Who Should Write the Next Bond Continuation Novel?

007InVT007InVT Classified
edited February 2014 in Literary 007 Posts: 893
My clear choice for this right now is Charles Cumming.

He's ex-MI5; has written cracking spy thrillers with 'Trinity Six'; 'A Foreign Country'; 'Typhoon' and 'A Spy By Nature'; he's a fan of Fleming and all the great spy novelists such as Greene, Le Carre and Ambler.

He gets my vote.

Other considerations?

Stella Rimington - a woman writing a Bond novel for a change?
Alan Furst
William Boyd - Again?
Charlie Higson - Of Young Bond fame
Ian McEwan
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Comments

  • Agent007391Agent007391 Up, Up, Down, Down, Left, Right, Left, Right, B, A, Start
    Posts: 7,854
    Andy McNab
  • CraigMooreOHMSSCraigMooreOHMSS Dublin, Ireland
    Posts: 6,586
    Give it to Anthony Horowitz. He's a huge fan of Fleming. His Alex Rider books were essentially Young Bond books, and he did a cracking job with the Sherlock Holmes novel "House of Silk", maintaining Conan Doyle's style while infusing it with his own. He'd do a respectable job with Fleming.
  • If it has to be done, let David Stone do it. Provided he still lives.
  • Agent007391Agent007391 Up, Up, Down, Down, Left, Right, Left, Right, B, A, Start
    Posts: 7,854
    Give it to Anthony Horowitz. He's a huge fan of Fleming. His Alex Rider books were essentially Young Bond books, and he did a cracking job with the Sherlock Holmes novel "House of Silk", maintaining Conan Doyle's style while infusing it with his own. He'd do a respectable job with Fleming.

    He would probably be the best choice. He would probably have been the best choice for the Young Bond books (Alex Rider feels more like novels about a young Bond than the Young Bond novels do).
  • edited February 2014 Posts: 12,499
    Give it to Anthony Horowitz. He's a huge fan of Fleming. His Alex Rider books were essentially Young Bond books, and he did a cracking job with the Sherlock Holmes novel "House of Silk", maintaining Conan Doyle's style while infusing it with his own. He'd do a respectable job with Fleming.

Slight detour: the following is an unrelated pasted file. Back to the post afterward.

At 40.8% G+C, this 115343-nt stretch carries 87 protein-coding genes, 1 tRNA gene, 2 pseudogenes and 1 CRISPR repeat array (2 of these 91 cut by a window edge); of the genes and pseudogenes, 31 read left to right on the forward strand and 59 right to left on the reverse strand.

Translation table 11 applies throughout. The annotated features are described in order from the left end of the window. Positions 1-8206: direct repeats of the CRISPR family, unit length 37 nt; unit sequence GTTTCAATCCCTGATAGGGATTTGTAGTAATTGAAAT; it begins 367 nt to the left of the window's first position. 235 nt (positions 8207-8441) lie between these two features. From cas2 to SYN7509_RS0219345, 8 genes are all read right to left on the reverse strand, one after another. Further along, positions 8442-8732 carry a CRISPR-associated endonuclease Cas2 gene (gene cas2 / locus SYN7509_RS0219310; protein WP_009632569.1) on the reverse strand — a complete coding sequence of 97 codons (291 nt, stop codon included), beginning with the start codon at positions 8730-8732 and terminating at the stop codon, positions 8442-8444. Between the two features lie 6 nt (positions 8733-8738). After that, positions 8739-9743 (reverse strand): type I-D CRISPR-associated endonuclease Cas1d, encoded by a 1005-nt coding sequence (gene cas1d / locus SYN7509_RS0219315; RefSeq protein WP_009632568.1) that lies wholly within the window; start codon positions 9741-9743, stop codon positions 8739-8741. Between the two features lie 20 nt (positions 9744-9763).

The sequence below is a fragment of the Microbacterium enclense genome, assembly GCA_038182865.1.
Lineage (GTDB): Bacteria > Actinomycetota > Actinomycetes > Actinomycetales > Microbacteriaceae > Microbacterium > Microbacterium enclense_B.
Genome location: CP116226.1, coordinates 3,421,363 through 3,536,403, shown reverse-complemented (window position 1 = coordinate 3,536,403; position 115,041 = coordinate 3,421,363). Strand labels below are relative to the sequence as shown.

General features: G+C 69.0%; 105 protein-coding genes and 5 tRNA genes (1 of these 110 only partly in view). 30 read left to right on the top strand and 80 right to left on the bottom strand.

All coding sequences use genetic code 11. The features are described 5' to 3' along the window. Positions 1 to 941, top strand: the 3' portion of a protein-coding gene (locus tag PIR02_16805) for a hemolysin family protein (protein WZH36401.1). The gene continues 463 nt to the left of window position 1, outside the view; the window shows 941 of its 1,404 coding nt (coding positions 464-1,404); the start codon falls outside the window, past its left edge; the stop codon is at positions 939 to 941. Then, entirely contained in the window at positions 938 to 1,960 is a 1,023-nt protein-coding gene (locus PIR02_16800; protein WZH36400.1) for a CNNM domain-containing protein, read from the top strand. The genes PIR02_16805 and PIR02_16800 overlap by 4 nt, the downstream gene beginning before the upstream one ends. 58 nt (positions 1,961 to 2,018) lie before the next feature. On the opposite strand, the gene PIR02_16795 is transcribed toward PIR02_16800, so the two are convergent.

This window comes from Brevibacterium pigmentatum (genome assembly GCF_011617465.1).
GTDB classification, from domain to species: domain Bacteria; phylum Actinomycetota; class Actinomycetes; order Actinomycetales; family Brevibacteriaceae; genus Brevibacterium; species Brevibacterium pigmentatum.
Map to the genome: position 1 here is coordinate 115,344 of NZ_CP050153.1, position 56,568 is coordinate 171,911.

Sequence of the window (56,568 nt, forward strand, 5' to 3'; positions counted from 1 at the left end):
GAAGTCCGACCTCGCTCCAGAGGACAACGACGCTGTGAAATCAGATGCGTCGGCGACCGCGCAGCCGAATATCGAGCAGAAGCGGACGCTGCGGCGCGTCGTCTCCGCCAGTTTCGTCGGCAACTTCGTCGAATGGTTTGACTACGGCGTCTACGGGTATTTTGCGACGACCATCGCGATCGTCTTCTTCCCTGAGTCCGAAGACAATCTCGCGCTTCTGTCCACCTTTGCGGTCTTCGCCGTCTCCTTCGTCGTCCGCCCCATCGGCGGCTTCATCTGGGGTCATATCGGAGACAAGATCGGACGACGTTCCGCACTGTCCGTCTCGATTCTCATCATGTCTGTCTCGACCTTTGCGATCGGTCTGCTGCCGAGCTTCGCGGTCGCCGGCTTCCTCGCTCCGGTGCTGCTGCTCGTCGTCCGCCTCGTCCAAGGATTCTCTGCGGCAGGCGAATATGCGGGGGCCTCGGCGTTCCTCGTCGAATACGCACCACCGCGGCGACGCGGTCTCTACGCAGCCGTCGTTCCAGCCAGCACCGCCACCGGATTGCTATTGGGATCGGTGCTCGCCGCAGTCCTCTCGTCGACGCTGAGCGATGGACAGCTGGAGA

He would probably be the best choice. He would probably have been the best choice for the Young Bond books (Alex Rider feels more like novels about a young Bond than the Young Bond novels do).

    Are those worth reading? I watched Stormbreaker a few weeks ago and I thought it was pretty good.
  • Posts: 7,650
    Give it to Anthony Horowitz. He's a huge fan of Fleming. His Alex Rider books were essentially Young Bond books, and he did a cracking job with the Sherlock Holmes novel "House of Silk", maintaining Conan Doyle's style while infusing it with his own. He'd do a respectable job with Fleming.

    He would probably be the best choice. He would probably have been the best choice for the Young Bond books (Alex Rider feels more like novels about a young Bond than the Young Bond novels do).

    That is perhaps the best reason for him not doing any Young Bond novels, but have him take a shot at an adult 007 novel. I did enjoy his House of Silk.

  • Agent007391Agent007391 Up, Up, Down, Down, Left, Right, Left, Right, B, A, Start
    Posts: 7,854
    Give it to Anthony Horowitz. He's a huge fan of Fleming. His Alex Rider books were essentially Young Bond books, and he did a cracking job with the Sherlock Holmes novel "House of Silk", maintaining Conan Doyle's style while infusing it with his own. He'd do a respectable job with Fleming.

    He would probably be the best choice. He would probably have been the best choice for the Young Bond books (Alex Rider feels more like novels about a young Bond than the Young Bond novels do).

    Are those worth reading? I watched Stormbreaker a few weeks ago and I thought it was pretty good.

    I feel they are. Take everything you like about James Bond, hand it off to a 14 year old kid, there you go.
  • Posts: 532
    Probably someone who's a regular contributor to this website.
  • CrabKey wrote:
    Probably someone who's a regular contributor to this website.

    That sounds mad, but you actually make a good point. Hence, rather than going for a "name" author or a prestigious author, the Fleming estate would do better to find a writer--no matter how obscure--who actually understands and loves Fleming's Bond.
  • CraigMooreOHMSSCraigMooreOHMSS Dublin, Ireland
    Posts: 6,586
    Give it to Anthony Horowitz. He's a huge fan of Fleming. His Alex Rider books were essentially Young Bond books, and he did a cracking job with the Sherlock Holmes novel "House of Silk", maintaining Conan Doyle's style while infusing it with his own. He'd do a respectable job with Fleming.

    He would probably be the best choice. He would probably have been the best choice for the Young Bond books (Alex Rider feels more like novels about a young Bond than the Young Bond novels do).

    Are those worth reading? I watched Stormbreaker a few weeks ago and I thought it was pretty good.

    They are great books that actually have a very good story arc, however once you read them you will hate what they did to the Stormbreaker film. I know I did.
  • Thanks guys, I've downloaded the first one on my kindle. I'll start reading it soon :)
  • Agent007391Agent007391 Up, Up, Down, Down, Left, Right, Left, Right, B, A, Start
    Posts: 7,854